Thursday, April 16, 2009

Spanish Empire Beads found off Georgia

Posted on for the full text and pictures check out:

A big shout out to Julee who sent us this link.

(April 13) - A cache of some 70,000 glass beads from all over the world has been unearthed at an island off Georgia, comprising the largest repository ever from what was one of the Spanish empire's most remote and wealthy outposts, and revealing more about 17th-century trade routes. Made of French and Chinese blue glass, Dutch layered glass and Baltic amber, the beads were found as part of an ongoing research project at the former Mission Santa Catalina de Guale on what is now called St. Catherines Island. Founded in the 16th century, this site was the capital and administrative center of the province of Guale in Spanish Florida for the better part of a century.

A huge cache of glass beads that once belonged to the Spanish empire has been discovered on St. Catherines Island off the coast of Georgia, according to research announced in April. The 70,000 beads were collected from all over the world and were found in a church cemetery. Most of them were buried with individuals as grave goods. "This is the northernmost outpost of the Spanish empire, but we see evidence of ancient trade routes from China via Manila's galleons to Mexico and Spain," said Lorann Pendleton, director of the archaeology laboratory at the American Museum of Natural History Museum in New York. A team from the museum led the excavation. "We also have found perhaps the first evidence of Spanish beadmaking, along with beads from the main centers of Italy, France, and the Netherlands."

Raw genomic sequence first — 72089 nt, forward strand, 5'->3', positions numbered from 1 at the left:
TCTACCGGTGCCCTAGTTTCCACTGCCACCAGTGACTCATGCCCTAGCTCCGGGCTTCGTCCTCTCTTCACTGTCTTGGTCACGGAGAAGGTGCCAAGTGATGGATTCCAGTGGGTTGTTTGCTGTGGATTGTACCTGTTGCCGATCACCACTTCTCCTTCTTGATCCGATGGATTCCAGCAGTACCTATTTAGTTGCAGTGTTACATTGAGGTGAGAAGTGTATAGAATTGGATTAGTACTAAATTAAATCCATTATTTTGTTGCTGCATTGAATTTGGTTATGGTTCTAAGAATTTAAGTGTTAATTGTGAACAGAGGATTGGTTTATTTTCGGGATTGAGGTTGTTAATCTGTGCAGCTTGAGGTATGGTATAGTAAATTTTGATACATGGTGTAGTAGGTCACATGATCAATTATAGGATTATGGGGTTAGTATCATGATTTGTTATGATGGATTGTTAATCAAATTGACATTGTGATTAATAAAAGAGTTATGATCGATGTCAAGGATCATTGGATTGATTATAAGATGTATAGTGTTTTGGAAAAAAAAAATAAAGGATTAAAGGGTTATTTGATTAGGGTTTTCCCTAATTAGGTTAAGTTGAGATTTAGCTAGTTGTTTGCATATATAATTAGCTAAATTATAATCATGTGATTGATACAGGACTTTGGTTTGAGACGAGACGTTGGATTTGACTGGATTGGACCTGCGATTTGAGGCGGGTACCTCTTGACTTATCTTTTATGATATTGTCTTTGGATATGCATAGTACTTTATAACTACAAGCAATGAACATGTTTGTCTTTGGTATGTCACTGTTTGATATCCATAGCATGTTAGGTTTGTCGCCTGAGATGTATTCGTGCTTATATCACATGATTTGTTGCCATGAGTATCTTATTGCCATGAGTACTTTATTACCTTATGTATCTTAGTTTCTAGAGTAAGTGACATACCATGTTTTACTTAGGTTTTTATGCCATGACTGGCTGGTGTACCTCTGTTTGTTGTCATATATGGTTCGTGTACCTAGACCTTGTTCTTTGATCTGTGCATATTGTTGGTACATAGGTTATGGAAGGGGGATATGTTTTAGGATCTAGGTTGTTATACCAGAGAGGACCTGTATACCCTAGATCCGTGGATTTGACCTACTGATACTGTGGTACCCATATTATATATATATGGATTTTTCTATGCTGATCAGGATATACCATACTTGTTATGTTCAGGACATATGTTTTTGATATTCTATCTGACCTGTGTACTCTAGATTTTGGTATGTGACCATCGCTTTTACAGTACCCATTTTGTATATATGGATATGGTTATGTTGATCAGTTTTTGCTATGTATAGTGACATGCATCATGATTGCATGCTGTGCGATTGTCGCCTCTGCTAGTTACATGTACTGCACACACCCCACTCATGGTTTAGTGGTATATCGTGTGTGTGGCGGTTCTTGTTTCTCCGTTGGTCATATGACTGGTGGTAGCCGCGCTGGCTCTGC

The mission of Santa Catalina de Guale was inhabited by Franciscan missionaries and local people for most of the 17th century. The mission was a major source of grain for Spanish Florida and a provincial capital until 1680, when the mission was abandoned after a British attack. Since 1974, David Hurst Thomas, curator of anthropology at the museum, and colleagues have been unearthing this part of the island's history.

The current research is based on the complete excavation of the church's cemetery and extensive survey and excavation in other parts of the mission. Years of analysis reveal roughly 130 different types of beads on the island.

Most of the more common beads are of Venetian and potentially French origin, with new research suggesting that one of the most common beads of the 17th century, the Ichtucknee blue, was manufactured in France. Some of the unique beads, though, may be Spanish, Chinese, Bohemian, Indian or Baltic in origin. While roughly 2,000 beads were found elsewhere at the mission (such as in the convent), most were found in the cemetery under the church. These were items intentionally deposited with individuals as grave goods.


dragonjools said...

I looked at the pictures in the link - looked at the 3rd pic - with the black lampwork bead with the dots - and thought "I've made those." Apparently - all lampworkers have made those!

Julee said...

As I read about the bead find on Yahoo, I was imagining the comments on beadFX if my favorite Bead Ladies had come upon 70,000 antique beads in THEIR backyards!

Julee said...

As I was reading about this find on Yahoo, I was wondering what the headline would be on beadFX if my favorite Crazeee Candian Ladies had found these beads!
Imagine ... 70,000 antique beads!